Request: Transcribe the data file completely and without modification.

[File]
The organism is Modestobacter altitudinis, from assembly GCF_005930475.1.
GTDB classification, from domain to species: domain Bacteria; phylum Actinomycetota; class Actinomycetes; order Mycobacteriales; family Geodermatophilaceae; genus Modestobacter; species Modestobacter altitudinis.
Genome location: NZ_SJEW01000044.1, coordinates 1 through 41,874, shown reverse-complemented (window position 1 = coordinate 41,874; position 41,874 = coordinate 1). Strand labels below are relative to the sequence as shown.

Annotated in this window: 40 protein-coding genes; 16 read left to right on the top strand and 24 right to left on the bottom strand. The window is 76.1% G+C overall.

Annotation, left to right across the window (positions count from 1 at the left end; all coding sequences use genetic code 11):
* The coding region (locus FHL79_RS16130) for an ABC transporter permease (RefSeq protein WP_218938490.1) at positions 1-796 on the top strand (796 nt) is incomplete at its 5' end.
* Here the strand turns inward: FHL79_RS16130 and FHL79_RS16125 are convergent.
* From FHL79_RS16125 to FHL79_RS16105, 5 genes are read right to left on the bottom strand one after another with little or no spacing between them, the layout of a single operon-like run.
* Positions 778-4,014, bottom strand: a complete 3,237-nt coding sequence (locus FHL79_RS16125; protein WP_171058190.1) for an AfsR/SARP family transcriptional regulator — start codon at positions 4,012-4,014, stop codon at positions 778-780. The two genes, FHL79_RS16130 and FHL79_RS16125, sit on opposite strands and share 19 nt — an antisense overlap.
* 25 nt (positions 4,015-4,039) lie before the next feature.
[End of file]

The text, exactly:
The organism is Modestobacter altitudinis, from assembly GCF_005930475.1.
GTDB classification, from domain to species: domain Bacteria; phylum Actinomycetota; class Actinomycetes; order Mycobacteriales; family Geodermatophilaceae; genus Modestobacter; species Modestobacter altitudinis.
Genome location: NZ_SJEW01000044.1, coordinates 1 through 41,874, shown reverse-complemented (window position 1 = coordinate 41,874; position 41,874 = coordinate 1). Strand labels below are relative to the sequence as shown.

Annotated in this window: 40 protein-coding genes; 16 read left to right on the top strand and 24 right to left on the bottom strand. The window is 76.1% G+C overall.

Annotation, left to right across the window (positions count from 1 at the left end; all coding sequences use genetic code 11):
* The coding region (locus FHL79_RS16130) for an ABC transporter permease (RefSeq protein WP_218938490.1) at positions 1-796 on the top strand (796 nt) is incomplete at its 5' end.
* Here the strand turns inward: FHL79_RS16130 and FHL79_RS16125 are convergent.
* From FHL79_RS16125 to FHL79_RS16105, 5 genes are read right to left on the bottom strand one after another with little or no spacing between them, the layout of a single operon-like run.
* Positions 778-4,014, bottom strand: a complete 3,237-nt coding sequence (locus FHL79_RS16125; protein WP_171058190.1) for an AfsR/SARP family transcriptional regulator — start codon at positions 4,012-4,014, stop codon at positions 778-780. The two genes, FHL79_RS16130 and FHL79_RS16125, sit on opposite strands and share 19 nt — an antisense overlap.
* 25 nt (positions 4,015-4,039) lie before the next feature.